The Estes Landfill WQARF site is located in Phoenix, Arizona. The groundwater contamination plume is bounded approximately by the Salt River to the north, the Sky Harbor Expressway (Hwy. 153) to the east, Magnolia Street to the south, and S. 37th Street to the west. Groundwater contamination from the landfill extends in an oval shape for approximately one-half mile to the west and north of the landfill.
The plume boundaries depicted on the site map represent the Arizona Department of Environmental Quality’s (ADEQ) interpretation of the data available at the time the map was constructed. The map is intended to provide the public with basic information as to the estimated extent of known contamination as of the date of map production. The actual extent of contamination may be different. Therefore, the plume boundaries may change in the future as new information becomes available.
ADEQ sampled 17 monitor wells in March 2013. Trichloroethene (TCE) was detected in four groundwater samples. Concentrations ranged from 0.64 micrograms per liter (µg/L) to 1.2 µg/L. TCE concentrations were below the Aquifer Water Quality Standard (AWQS) of 5.0 µg/L. Vinyl chloride (VC) concentrations exceeding the AWQS were found in eight wells. Concentrations ranged from non-detect (<0.50 µg/L) to 16 µg/L.
A community advisory board (CAB) has been formed for the site. These meetings are open to the public. The CAB is not currently meeting regularly. Past CAB meeting agendas and minutes can be viewed at the Information Repositories listed below.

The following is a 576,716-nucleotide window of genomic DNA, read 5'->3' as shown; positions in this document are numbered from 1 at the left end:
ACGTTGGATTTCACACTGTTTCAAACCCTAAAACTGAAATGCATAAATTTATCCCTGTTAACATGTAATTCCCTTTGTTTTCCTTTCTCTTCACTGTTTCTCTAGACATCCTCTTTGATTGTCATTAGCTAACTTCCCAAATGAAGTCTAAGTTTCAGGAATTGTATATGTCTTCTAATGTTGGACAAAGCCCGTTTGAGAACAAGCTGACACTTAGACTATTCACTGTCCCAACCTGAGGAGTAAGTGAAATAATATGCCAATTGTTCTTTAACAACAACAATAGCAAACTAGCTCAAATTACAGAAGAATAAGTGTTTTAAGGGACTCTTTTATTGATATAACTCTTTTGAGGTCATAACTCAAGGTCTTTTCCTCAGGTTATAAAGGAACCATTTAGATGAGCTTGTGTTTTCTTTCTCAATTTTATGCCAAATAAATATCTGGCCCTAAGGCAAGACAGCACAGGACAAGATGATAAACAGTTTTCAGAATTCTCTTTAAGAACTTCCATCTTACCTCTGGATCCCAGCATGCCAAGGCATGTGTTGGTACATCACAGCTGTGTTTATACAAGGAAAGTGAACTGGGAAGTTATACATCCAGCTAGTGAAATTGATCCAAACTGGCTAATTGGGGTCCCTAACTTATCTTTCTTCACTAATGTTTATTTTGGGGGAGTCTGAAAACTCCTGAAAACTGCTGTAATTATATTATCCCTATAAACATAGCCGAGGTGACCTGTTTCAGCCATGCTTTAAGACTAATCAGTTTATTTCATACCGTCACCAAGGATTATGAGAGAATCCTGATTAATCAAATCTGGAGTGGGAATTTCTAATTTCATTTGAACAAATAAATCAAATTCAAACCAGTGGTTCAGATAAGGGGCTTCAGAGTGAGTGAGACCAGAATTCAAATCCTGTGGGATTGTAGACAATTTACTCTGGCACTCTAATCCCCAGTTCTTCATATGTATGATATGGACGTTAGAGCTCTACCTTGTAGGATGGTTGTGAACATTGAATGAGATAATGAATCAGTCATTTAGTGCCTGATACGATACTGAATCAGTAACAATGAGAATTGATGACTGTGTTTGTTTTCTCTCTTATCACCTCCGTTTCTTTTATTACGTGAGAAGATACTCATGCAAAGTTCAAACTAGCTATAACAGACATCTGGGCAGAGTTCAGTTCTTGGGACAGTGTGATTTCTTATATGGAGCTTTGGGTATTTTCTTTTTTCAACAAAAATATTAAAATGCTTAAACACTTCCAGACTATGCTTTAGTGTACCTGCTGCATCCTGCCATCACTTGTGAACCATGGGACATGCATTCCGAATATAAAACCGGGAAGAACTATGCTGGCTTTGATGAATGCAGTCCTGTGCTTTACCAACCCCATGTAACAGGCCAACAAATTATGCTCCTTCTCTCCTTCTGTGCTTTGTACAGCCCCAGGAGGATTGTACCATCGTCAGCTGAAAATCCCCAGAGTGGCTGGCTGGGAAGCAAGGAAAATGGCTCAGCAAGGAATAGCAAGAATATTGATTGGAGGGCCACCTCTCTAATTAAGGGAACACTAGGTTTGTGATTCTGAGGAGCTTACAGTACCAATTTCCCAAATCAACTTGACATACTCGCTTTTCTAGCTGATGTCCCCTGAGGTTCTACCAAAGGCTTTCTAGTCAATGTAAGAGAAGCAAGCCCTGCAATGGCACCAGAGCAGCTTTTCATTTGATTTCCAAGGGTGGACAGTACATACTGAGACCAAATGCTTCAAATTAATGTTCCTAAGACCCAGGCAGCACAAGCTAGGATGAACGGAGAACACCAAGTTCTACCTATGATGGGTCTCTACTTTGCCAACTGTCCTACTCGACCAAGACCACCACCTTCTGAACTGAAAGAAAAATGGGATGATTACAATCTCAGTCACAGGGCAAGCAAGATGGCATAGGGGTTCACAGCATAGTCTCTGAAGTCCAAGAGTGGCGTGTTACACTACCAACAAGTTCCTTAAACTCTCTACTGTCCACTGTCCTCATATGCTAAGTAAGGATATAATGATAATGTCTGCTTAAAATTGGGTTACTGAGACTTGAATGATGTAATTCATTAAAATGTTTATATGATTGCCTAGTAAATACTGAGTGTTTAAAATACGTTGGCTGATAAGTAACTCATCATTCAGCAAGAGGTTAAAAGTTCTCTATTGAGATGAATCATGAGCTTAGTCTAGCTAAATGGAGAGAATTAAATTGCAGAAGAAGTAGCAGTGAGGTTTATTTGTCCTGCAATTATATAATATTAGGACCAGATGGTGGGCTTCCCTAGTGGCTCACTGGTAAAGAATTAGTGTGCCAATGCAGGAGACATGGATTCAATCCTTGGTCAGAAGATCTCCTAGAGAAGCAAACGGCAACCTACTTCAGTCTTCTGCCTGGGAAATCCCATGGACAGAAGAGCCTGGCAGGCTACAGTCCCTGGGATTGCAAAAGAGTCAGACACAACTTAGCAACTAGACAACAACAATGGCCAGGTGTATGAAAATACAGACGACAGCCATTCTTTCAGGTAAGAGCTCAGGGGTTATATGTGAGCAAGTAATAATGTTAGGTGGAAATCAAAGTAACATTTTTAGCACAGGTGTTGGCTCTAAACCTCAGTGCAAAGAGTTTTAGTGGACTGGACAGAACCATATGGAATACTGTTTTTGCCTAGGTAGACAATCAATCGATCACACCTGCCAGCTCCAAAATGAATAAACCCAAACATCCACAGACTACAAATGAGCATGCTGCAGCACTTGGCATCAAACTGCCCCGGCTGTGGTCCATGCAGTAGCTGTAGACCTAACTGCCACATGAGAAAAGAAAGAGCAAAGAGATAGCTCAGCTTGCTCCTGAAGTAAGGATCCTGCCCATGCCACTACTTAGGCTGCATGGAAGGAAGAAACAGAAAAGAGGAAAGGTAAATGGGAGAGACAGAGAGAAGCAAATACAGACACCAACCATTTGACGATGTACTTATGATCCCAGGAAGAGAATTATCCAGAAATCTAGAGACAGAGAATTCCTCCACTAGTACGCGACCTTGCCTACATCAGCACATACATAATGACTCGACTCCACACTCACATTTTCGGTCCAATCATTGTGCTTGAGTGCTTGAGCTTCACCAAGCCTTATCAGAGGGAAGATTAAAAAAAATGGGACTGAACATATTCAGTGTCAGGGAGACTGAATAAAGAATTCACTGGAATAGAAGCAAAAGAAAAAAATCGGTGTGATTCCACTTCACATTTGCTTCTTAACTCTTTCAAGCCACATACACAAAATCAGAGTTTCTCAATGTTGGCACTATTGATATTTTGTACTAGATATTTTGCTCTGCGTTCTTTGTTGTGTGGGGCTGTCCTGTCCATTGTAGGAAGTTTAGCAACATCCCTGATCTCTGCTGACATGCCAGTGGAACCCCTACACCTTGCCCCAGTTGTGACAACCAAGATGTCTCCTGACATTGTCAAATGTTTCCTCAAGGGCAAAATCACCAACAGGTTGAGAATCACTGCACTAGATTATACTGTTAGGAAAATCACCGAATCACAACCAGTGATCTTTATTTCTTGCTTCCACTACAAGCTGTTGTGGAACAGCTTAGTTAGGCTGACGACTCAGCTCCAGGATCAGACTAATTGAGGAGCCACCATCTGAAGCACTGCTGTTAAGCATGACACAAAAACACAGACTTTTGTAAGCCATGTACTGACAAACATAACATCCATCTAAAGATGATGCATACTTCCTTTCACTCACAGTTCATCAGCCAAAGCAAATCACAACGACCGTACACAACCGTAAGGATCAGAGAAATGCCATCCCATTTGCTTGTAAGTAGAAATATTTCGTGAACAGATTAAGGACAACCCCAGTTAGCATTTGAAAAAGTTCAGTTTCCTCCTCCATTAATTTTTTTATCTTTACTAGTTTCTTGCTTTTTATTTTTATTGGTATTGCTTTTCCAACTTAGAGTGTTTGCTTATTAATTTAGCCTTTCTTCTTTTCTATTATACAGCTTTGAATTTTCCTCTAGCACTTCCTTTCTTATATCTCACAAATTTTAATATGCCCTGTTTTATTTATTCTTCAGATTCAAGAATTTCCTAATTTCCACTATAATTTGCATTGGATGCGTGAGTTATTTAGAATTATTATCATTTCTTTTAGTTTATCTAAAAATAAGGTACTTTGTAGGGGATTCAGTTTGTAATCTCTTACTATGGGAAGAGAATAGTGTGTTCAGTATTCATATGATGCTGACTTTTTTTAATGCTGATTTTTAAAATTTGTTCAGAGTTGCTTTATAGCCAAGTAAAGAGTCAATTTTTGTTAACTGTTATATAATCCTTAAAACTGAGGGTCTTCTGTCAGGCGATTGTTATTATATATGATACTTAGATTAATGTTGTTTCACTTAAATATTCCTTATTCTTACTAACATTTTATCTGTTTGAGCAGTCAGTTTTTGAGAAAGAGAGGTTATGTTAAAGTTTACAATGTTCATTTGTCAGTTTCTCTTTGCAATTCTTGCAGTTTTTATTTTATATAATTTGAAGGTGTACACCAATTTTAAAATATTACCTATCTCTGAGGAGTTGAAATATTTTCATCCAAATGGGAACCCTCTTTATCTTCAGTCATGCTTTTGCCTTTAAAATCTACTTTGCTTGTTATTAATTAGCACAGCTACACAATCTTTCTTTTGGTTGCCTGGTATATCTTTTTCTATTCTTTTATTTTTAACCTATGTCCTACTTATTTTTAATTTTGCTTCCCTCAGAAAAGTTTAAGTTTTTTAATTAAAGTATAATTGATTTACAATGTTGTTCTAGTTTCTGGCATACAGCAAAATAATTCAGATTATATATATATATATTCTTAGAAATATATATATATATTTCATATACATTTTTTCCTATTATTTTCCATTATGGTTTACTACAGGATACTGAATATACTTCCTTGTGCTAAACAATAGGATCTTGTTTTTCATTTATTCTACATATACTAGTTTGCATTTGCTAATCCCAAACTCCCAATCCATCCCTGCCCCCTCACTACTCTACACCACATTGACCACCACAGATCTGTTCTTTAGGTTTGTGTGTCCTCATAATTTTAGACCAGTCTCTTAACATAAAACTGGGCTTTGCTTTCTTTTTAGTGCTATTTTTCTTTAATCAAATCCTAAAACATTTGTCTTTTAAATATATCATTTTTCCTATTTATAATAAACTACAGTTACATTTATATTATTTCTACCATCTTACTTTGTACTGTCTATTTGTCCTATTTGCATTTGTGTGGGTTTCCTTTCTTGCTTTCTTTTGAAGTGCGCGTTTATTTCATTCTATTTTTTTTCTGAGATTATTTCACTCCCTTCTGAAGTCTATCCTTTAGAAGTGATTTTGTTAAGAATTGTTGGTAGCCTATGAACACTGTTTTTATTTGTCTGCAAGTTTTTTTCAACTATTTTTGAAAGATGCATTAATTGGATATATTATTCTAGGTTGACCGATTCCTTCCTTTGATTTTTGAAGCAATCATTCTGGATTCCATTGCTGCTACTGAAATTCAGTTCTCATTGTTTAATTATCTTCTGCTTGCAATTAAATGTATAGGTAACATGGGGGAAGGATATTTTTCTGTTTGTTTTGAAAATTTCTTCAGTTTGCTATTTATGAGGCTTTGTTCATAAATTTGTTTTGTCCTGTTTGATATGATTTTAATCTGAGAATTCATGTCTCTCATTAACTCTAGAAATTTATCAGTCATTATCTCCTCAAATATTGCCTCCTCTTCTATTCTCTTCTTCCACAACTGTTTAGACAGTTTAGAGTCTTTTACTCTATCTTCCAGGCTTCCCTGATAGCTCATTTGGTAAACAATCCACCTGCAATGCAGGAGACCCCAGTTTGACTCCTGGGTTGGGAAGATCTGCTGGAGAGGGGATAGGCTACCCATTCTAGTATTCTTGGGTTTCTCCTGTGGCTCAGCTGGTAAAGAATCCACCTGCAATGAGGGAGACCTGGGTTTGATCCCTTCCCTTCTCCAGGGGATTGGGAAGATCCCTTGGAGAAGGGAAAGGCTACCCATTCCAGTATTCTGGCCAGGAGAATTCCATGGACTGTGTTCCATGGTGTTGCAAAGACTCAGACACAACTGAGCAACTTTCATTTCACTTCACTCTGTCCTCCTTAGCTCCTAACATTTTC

1953 - 1973: The Estes Landfill was privately owned and operated from 1953 until 1973 when it was permanently closed. The unregulated landfill was reported to have accepted industrial, commercial, residential and liquid wastes. Liquid wastes which would now be considered hazardous were discharged into ponds excavated in the refuse pits.
1980 - 1982: Groundwater contamination was discovered in two industrial supply wells located down gradient of the landfill. One of these wells was located on the Bradley Landfill and one on the former Tanner property west of 40th Street. The primary contaminants detected in the supply well were 1,2-DCE and vinyl chloride, which are degradation products of TCE. Groundwater sampling of eight wells, four on the Estes Landfill and four on the Bradley Landfill through the mid-1980s, confirmed the presence of groundwater contamination in the area. The greatest contaminant concentrations were in the vicinity of a former liquid waste disposal pit on Estes Landfill.
1997: The COP submitted a draft remedial investigation (RI) report for ADEQ’s review in September.
During a routine groundwater monitoring event, the maximum PCE concentration observed throughout the site was 3,000 µg/L.
1998 - 1999: The site was placed on the WQARF Registry in April 1998 with an eligibility and evaluation score of 45 out of a possible 120. Until 1999, ADEQ provided regulatory oversight and technical review of site investigations and activities performed by the COP. In March 1999, ADEQ took over responsibility of completing the RI, feasibility study (FS) and other site activities. ADEQ completed the RI report in July 1999. The report defined the extent of soil and groundwater contamination emanating from the landfill.
2001 - 2003: The Land and Water Use Study was issued on July 9, 2001 as a supplement to the July 1999 RI report. With the issuance of the remedial objectives (RO) report in January 2002, the RI report for the site was final. After completion of the FS for the site, the proposed remedial action plan (PRAP) was issued for public comment on June 30, 2002.
2007: Bi-annual groundwater monitoring was performed in March and August to evaluate groundwater flow patterns and chemical migration patterns. Depth-to-water measurements were collected in September. A site visit was conducted in November to evaluate the current status of the site.